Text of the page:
1. The easier invoice approval is, the better results you will get. Automatic matching and approval of PO-based invoices will reduce the number of invoices you need to handle. It helps if the system gives approvers an easy view into previous invoices from the same supplier or the same category.

2. Make sure the system offers mobile capabilities to support remote work.

3. Offer automatic approval of contract based invoices.

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4. Route only invoices that require approval before payment (avoiding, for example, intra-company invoices or consumption-based invoices).

5. Handle minor purchases within the travel expense process.

6. Avoid splitting approvals between several persons.

Chapter 5. Final Words

Empower people, embrace change

While change is something people typically shy away from, it provides a great opportunity for process improvement. And it doesn’t have to be hard as long as you take advantage of key tips and best practices.

The benefits that AP Automation provides to all stakeholders are significant – making their jobs easier, more streamlined and interesting. By having a change management plan in place – and taking advantage of key strategies and best practices – you’ll be well on your way to bringing the value of automation across your

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Chapter 6.

The Future of AP Automation

Congratulations! You’ve reached the last chapter on the Road to AP Automation. During this journey, we’ve provided you with insights and key information to consider when implementing AP automation, as well specific practices that can elevate your AP process to the next level – even before you automate. But to reach our final destination, we need to take a look at what the future holds for Accounts Payable to be in a good position to take advantage of it.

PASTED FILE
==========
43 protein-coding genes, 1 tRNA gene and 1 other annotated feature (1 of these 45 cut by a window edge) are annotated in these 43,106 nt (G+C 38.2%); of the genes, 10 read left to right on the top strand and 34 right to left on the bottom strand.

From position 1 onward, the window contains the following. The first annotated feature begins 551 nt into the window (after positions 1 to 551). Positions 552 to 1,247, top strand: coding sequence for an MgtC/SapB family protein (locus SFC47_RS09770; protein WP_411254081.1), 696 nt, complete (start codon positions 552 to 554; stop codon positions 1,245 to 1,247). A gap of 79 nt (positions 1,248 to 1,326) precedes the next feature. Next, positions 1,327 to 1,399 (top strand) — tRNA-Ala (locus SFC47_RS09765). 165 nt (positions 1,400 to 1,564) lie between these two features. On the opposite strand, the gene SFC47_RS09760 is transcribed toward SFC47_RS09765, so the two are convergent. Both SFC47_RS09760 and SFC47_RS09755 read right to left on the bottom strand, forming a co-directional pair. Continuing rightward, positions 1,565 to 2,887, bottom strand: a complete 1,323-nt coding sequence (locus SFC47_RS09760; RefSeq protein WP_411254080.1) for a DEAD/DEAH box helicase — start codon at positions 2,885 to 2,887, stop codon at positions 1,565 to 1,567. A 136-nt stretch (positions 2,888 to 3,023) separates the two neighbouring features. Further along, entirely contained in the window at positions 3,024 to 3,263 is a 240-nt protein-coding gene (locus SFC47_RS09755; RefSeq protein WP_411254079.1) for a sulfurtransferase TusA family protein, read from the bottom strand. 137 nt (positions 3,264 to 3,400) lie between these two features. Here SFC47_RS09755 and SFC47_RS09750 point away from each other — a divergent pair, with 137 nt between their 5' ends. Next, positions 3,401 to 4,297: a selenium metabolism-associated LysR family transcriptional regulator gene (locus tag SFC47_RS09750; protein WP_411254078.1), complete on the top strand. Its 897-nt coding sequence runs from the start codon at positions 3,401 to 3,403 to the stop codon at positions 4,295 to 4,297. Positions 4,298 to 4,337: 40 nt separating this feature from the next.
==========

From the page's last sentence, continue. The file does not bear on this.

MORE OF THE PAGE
This chapter focuses on key trends impacting AP in the future. It provides insights to help key decision-makers, such as CFOs, CIOs, Controllers and AP Managers, stay on top of the key AP developments to leverage the latest technologies and gain critical business benefits.

1. E-invoicing can Revolutionize the Way We Work

E-invoicing is one the most important initiatives impacting Accounts Payable and Finance today. By allowing businesses to get rid of paper and manual-based processes that are costly, error-prone and slow down operations, e-invoicing can provide tremendous efficiencies and cost savings, while enabling payment processes to become more strategic. In short, it can revolutionize the way invoices are sent, received and managed.

While there is still much work to be done, countries across the globe are making strides in the adoption of e-invoicing. The EU, for example, passed the European e-invoicing Directive, requiring public entities to be prepared to receive and process e-invoices as of April 2019.

In the U.S., three federal departments – the Department of Veteran Affairs, the Department of Defense and the U.S. Treasury – are implementing invoice processing systems. The Federal Reserve has established The Business Payments Coalition and its e-Invoice Work Group, to promote B2B e-invoicing, among other goals.